BLACK DEATH

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Black people account for 13 percent of the US population, and 14 percent of drug users. Yet, 37 percent of those arrested for drug consumption and sale crimes are black. A commission of the US Congress, established in 2010 that, on average, American blacks are sentenced to 10 percent longer terms than whites. African-American men born in 2001 (data of the Department of Justice) have 32 per cent of chance of getting imprisoned during their lifetime (against 6 percent of whites). One thing strikes above all: 80 percent of those arrested for controls in New York City are black or Hispanics. Moreover, since the beginning of 2016, 215 African Americans have been killed by police.

We need to start from these data to understand the outbreaks of violence, attacks on the police, and all the riots underway in many American cities. These numbers cannot be an explanation of widespread racism on its own, but, we cannot ignore and an alarm bell that sounds louder and louder.

The riots in Charlotte, caused by two cases of African Americans who had been killed by the security forces, one right in the city of North Carolina and another in Tulsa, Oklahoma, is only the last link in a chain of anger that is ready to burst out. Just before the presidential election and at a moment in the history of US when the president is black.

Why? Mapping Police Violence, a group of American researchers who collects and processes data on cases of African American citizens killed by the police in the United States tries to explain it.

In 2015, 30 percent of African Americans killed by police were unarmed, against 19 percent of whites. In 2016, less than a third of African Americans killed by police were suspected of violent crimes and was considered armed (31 percent). In 2015, in 97% of cases, no agent was indicted. A slap – according to the black and Hispanic communities – in the face of justice.

In some of the largest police departments in American cities, in 2015 all the people killed by police were African Americans: in St. Louis and in Kansas City, Missouri; in Atlanta, Georgia; in Cleveland, Ohio; in Baltimore, Maryland; in Virginia Beach, Virginia; in Boston, Massachusetts; and in Washington.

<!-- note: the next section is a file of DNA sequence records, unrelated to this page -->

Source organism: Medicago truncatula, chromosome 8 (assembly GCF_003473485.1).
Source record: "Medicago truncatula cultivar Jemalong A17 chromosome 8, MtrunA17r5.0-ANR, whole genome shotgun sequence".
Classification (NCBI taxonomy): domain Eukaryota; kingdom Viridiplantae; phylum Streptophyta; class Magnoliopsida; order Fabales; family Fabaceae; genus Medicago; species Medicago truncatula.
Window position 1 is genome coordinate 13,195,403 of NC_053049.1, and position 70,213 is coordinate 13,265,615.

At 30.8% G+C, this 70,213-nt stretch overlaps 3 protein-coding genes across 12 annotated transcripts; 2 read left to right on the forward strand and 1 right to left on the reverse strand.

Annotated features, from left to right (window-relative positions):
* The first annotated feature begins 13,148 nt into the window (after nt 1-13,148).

Whereas some people have pointed their finger at the levels of violent crime, which they regard to be at the root of police violence in some communities. With data at hand, we can see that high levels of violent crimes in a given city does not seem to have any repercussion on the chances of its police departments to kill people,” reads an NGO report. “In the last few years, the police departments of some cities with a high crime rate, such as Detroit and Newark, have killed a significantly lower number in proportion to the population than in other cities with much lower rates, such as Austin (Texas), Bakersfield (California), Long Beach (Long Beach),” he continues. “Rather than being determined by crime rates, police violence reflects a tendency to impunity reflects in our culture, policies, and the institutions that regulate political practices,” says the NGO.

The case that brought to the fore the different treatment of African Americans, the black 17 year old killed in Florida on February 26, 2012, is under everyone’s eyes. The boy was walking with the hood of his sweatshirt on his head, which was a suspicious attitude according to George Zimmerman, a local volunteer vigilante. A fight broke out between the two of them and at some point Zimmerman shot the teenagers point-blank. This killing sparked demonstrations across the country with thousands of protests, which were resumed the following year, after the acquittal of the vigilante. Over four years passed, but nothing changed.

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